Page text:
Girl one was skating. All over the yard, around the house, and out into the pasture. Instead of melting the snow or leaving divots all over the place, the freezing rain had hardened six inches of snow into a very hard and smooth surface. Christmas day kids were sledding, skating, and Cross Country skiing, all on the same hills and fields, sometimes side by side.
My favourite gift was a song. Boy one on the piano, girl one on the violin, boy and girl two singing. The First Noel. A surprise performance for me.
The day after Christmas, we went to see my brother and his family. We didn’t fight moving from beds to car. For most of nine hours travelling, we were kind to each other. We have no idea how it happened. I feel asleep that night with gratitude (and wonder). Two families of six (who see each other twice a year) were in a three bedroom house for days. The joy inside me was so loud, I hardly heard the kids.
I love my sister-in-law to death. I also find her organization inspiring. I started sorting and organizing the night we got home and for almost the entire next day. More order and hope are already flooding the place as I head into another day of home improvements.
In closing, the commentary department:
I am in the laundry room. Boy one puts his arms around me from behind.
“Thanks. What’s that for?”
“I feel like I’ve been a jerk today. I just wanted to say that.”
Mid morning on the first, So what if I can’t marry a Dutch girl (like my brother did) at least I can learn from one cleaning day. The girls had cleaning rags in hand. I was arranging shoes. “We’re like Cinderella,” said Girl one. “We work all the time, but we’re really happy.”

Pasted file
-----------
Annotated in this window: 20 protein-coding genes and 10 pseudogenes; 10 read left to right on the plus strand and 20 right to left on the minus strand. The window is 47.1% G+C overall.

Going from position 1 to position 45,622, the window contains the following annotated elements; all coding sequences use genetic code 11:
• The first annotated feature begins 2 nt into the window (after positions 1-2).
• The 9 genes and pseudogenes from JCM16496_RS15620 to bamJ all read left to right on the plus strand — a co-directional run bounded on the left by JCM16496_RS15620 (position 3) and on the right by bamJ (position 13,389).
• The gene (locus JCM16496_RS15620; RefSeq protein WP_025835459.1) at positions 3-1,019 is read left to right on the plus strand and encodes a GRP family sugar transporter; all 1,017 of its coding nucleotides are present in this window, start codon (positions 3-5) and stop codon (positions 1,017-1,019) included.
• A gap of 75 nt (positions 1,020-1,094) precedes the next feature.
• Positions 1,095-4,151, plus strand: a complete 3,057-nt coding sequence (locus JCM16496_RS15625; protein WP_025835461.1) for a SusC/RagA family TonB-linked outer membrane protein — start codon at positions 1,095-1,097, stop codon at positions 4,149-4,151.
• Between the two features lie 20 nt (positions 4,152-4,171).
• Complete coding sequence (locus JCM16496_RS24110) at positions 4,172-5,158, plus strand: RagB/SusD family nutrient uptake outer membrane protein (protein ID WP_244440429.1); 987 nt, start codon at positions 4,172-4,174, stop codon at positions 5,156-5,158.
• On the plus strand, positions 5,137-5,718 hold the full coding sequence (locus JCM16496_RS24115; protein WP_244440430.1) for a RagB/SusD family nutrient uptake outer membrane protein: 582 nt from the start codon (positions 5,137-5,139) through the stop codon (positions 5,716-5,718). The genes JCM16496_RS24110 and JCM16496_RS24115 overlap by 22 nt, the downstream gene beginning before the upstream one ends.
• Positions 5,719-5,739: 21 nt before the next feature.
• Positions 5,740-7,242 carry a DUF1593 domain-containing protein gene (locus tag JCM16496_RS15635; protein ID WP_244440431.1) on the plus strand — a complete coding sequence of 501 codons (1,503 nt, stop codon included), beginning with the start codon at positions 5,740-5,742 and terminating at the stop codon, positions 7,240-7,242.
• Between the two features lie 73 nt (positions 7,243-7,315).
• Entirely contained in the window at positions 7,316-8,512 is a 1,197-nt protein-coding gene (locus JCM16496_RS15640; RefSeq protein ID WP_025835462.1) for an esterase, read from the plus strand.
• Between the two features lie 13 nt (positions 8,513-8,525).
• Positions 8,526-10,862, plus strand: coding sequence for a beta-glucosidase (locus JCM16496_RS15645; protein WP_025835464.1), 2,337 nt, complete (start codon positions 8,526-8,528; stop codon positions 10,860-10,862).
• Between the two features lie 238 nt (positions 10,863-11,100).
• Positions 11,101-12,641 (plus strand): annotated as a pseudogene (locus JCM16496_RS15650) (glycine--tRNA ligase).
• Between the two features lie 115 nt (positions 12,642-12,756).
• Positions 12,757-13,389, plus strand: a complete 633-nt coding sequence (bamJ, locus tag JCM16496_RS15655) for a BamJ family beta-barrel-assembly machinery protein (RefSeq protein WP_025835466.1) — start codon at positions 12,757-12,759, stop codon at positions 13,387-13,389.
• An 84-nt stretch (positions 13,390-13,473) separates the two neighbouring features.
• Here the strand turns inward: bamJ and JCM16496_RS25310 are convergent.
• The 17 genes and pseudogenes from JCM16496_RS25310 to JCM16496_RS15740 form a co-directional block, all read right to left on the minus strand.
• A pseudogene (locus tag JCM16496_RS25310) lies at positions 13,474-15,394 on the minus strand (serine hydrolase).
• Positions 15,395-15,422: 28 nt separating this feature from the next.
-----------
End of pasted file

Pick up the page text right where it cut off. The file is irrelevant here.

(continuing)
During our anniversary celebration, discussion of marriage commenced.
“You guys fight a lot,” said one cheery voice.
I wasn’t sure how to take the appraisal. It surprised me. I was deciding how depressed to feel when boy two interjected, sincere and insistent.
“Mom and Dad don’t fight a lot, Mom’s just right a lot.”
Ah, my young shining knight . . .
I think you need to have a real life musical evening…where everyone sings what they have to say. Sing through dinner….etc. If you yell at the kids, you have to sing it. heehee . . . .
(This was from Abby’s comment to my “Singing in the Snow,” post.)
Have you ever tried this yourself? This is a seriously great idea. You have now officially planned the first musicals kick-off night of the upcoming family musicals tour. . . date still to be determined. I’ll post back the results, but really you are killing me. I wasn’t going to start the tour until school was out . . . Dec. 19th? 20th? But if you think I can wait that long to sing my grievances at my children, you are wrong. I have already begun working on possible lyrics. So far, I have a short number on the state of their rooms set to the tune of “O For a Thousand Tongues to Sing.” I am still playing with the words to my impending mental breakdown serenade, but am using the tune of Amazing Grace to contrast nicely with my thoughts on uncivil sibling bickering and how it is affecting my peace of mind.
Many thanks for the brilliant suggestion. As soon as I can pull it off, we’re going for it.
Singing to sanity, or not, but having fun, on County Road 21
I’m going to clean
I’m getting up
I’m just figuring out what to do first
Me getting the kids out the door in the morning . . .
Your hair looks fine, but nobody’s going anywhere
until those teeth are brushed
and sucking on the toothpaste
I’ll be standing here waiting with your backpacks.